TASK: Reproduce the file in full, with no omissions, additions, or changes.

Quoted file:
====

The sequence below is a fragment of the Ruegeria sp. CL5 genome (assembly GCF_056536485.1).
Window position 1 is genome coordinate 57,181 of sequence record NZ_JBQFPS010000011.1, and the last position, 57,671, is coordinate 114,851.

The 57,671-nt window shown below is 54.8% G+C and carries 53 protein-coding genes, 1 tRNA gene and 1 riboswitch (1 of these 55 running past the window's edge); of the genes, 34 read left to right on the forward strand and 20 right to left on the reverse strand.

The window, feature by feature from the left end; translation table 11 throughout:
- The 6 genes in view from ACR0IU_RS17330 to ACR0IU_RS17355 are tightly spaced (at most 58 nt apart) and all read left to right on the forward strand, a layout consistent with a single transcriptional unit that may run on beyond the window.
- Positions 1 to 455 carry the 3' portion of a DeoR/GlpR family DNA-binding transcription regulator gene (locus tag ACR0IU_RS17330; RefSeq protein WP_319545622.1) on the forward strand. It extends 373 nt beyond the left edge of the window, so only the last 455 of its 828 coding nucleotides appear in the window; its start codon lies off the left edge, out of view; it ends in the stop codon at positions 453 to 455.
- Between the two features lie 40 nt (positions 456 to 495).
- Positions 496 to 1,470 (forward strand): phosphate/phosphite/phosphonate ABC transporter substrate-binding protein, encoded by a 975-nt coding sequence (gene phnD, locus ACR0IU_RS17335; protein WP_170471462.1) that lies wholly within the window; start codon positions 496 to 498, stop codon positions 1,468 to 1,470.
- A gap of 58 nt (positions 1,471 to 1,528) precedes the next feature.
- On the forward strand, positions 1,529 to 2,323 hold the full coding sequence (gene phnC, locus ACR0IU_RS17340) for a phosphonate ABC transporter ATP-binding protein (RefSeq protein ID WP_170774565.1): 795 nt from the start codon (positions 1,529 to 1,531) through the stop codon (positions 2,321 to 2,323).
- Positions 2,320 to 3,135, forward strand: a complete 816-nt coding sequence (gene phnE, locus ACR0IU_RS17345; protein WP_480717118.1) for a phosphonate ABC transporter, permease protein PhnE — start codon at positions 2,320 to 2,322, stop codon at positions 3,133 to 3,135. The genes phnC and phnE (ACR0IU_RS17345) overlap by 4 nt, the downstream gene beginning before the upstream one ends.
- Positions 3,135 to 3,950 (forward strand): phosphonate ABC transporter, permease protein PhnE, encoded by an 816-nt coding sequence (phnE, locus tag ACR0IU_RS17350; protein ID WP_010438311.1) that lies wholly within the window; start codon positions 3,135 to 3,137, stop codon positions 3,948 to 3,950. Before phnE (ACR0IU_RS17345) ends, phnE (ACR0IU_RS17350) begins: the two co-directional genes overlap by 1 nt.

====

The sequence below is a fragment of the Ruegeria sp. CL5 genome (assembly GCF_056536485.1).
Window position 1 is genome coordinate 57,181 of sequence record NZ_JBQFPS010000011.1, and the last position, 57,671, is coordinate 114,851.

The 57,671-nt window shown below is 54.8% G+C and carries 53 protein-coding genes, 1 tRNA gene and 1 riboswitch (1 of these 55 running past the window's edge); of the genes, 34 read left to right on the forward strand and 20 right to left on the reverse strand.

The window, feature by feature from the left end; translation table 11 throughout:
- The 6 genes in view from ACR0IU_RS17330 to ACR0IU_RS17355 are tightly spaced (at most 58 nt apart) and all read left to right on the forward strand, a layout consistent with a single transcriptional unit that may run on beyond the window.
- Positions 1 to 455 carry the 3' portion of a DeoR/GlpR family DNA-binding transcription regulator gene (locus tag ACR0IU_RS17330; RefSeq protein WP_319545622.1) on the forward strand. It extends 373 nt beyond the left edge of the window, so only the last 455 of its 828 coding nucleotides appear in the window; its start codon lies off the left edge, out of view; it ends in the stop codon at positions 453 to 455.
- Between the two features lie 40 nt (positions 456 to 495).
- Positions 496 to 1,470 (forward strand): phosphate/phosphite/phosphonate ABC transporter substrate-binding protein, encoded by a 975-nt coding sequence (gene phnD, locus ACR0IU_RS17335; protein WP_170471462.1) that lies wholly within the window; start codon positions 496 to 498, stop codon positions 1,468 to 1,470.
- A gap of 58 nt (positions 1,471 to 1,528) precedes the next feature.
- On the forward strand, positions 1,529 to 2,323 hold the full coding sequence (gene phnC, locus ACR0IU_RS17340) for a phosphonate ABC transporter ATP-binding protein (RefSeq protein ID WP_170774565.1): 795 nt from the start codon (positions 1,529 to 1,531) through the stop codon (positions 2,321 to 2,323).
- Positions 2,320 to 3,135, forward strand: a complete 816-nt coding sequence (gene phnE, locus ACR0IU_RS17345; protein WP_480717118.1) for a phosphonate ABC transporter, permease protein PhnE — start codon at positions 2,320 to 2,322, stop codon at positions 3,133 to 3,135. The genes phnC and phnE (ACR0IU_RS17345) overlap by 4 nt, the downstream gene beginning before the upstream one ends.
- Positions 3,135 to 3,950 (forward strand): phosphonate ABC transporter, permease protein PhnE, encoded by an 816-nt coding sequence (phnE, locus tag ACR0IU_RS17350; protein ID WP_010438311.1) that lies wholly within the window; start codon positions 3,135 to 3,137, stop codon positions 3,948 to 3,950. Before phnE (ACR0IU_RS17345) ends, phnE (ACR0IU_RS17350) begins: the two co-directional genes overlap by 1 nt.